Contributors are: Whitney Battle-Baptiste, Jane Baxter, Ruth Behar, Adia Benton, Lauren Berlant, Robin Bernstein, Sarah Besky, Catherine Besteman, Yarimar Bonilla, Kevin Carrico, C. Anne Claus, Sienna Craig, Zoë Crossland, Lara Deeb, Kristen Drybread, Jessica Falcone, Kim Fortun, Kristen Ghodsee, Daniel Goldstein, Donna Goldstein, Sara Gonzalez, Ghassan Hage, Carla Jones, Ieva Jusionyte, Alan Kaiser, Barak Kalir, Michael Lambek, Stuart McLean, Lisa Sang Mi Min, Mary Murrell, Kirin Narayan, Chelsi West Ohueri, Anand Pandian, Noel Salazar, Bhrigupati Singh, Matt Sponheimer, Kathleen Stewart, Ann Laura Stoler, Paul Stoller, Nomi Stone, Paul Tapsell, Katerina Teaiwa, Marnie Thomson, Gina Athena Ulysse, Roxanne Varzi, Uzma Rizvi, Sita Venkateswar, Maria Vesperi, Sasha Su-Ling Welland, Bianca Williams, and Jessica Winegar. Scroll down for the Table of Contents.




On Writing and Writing Well: Ethics, Practice, Story | Carole McGranahan


Section One | Ruminations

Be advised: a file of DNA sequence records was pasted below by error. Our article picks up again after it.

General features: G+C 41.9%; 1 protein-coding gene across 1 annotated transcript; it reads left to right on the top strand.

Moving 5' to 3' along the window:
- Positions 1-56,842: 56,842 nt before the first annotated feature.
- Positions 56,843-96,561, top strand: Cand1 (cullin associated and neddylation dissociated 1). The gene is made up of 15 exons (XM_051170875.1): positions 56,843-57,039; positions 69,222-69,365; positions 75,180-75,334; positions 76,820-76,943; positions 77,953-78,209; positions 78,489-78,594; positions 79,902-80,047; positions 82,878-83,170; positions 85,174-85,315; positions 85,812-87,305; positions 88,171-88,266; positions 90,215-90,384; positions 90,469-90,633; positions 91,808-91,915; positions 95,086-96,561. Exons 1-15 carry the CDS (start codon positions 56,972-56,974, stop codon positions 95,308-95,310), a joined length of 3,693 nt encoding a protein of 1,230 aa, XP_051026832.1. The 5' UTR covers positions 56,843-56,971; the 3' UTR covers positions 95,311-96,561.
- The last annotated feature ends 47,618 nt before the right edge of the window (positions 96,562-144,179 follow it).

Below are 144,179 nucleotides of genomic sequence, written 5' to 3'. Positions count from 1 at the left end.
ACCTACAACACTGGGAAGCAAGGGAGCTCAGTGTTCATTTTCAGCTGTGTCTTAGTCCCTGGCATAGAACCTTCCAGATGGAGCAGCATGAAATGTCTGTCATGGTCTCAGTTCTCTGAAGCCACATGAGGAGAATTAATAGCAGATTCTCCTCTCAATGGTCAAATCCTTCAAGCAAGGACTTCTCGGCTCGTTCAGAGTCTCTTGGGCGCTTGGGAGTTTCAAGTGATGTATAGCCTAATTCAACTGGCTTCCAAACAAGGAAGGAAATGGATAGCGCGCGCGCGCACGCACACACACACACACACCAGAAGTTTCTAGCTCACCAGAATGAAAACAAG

1. Writing in and from the Field | Ieva Jusionyte

2. List as Form: Literary, Ethnographic, Long, Short, Heavy, Light | Sasha Su-Ling Welland

3. Finding Your Way | Paul Stoller

4. The Ecology of What We Write | Anand Pandian

5. When Do Words Count? | Kirin Narayan


Section Two | Writing Ideas

6. Read More, Write Less | Ruth Behar

7. Pro Tips for Academic Writing | C. Anne Claus

8. My Ten Steps for Writing a Book | Kristen R. Ghodsee

9. Slow Reading | Michael Lambek

10. Digging with the Pen: Writing Archaeology | Zoë Crossland


Section Three | Telling Stories

11. Anthropology as Theoretical Storytelling | Carole McGranahan

12. Beyond Thin Description: Biography, Theory, Ethnographic Writing | Donna M. Goldstein

13. Can’t Get There from Here? Writing Place and Moving Narratives | Sarah Besky

14. Ethnographic Writing with Kirin Narayan: An Interview | Carole McGranahan

15. On Unreliable Narrators | Sienna R. Craig


Section Four | On Responsibility

16. In Dialogue: Ethnographic Writing and Listening | Marnie Jane Thomson

17. Writing with Community | Sara L. Gonzalez

18. To Fieldwork, To Write | Kim Fortun

19. Quick, Quick, Slow: Ethnography in the Digital Age | Yarimar Bonilla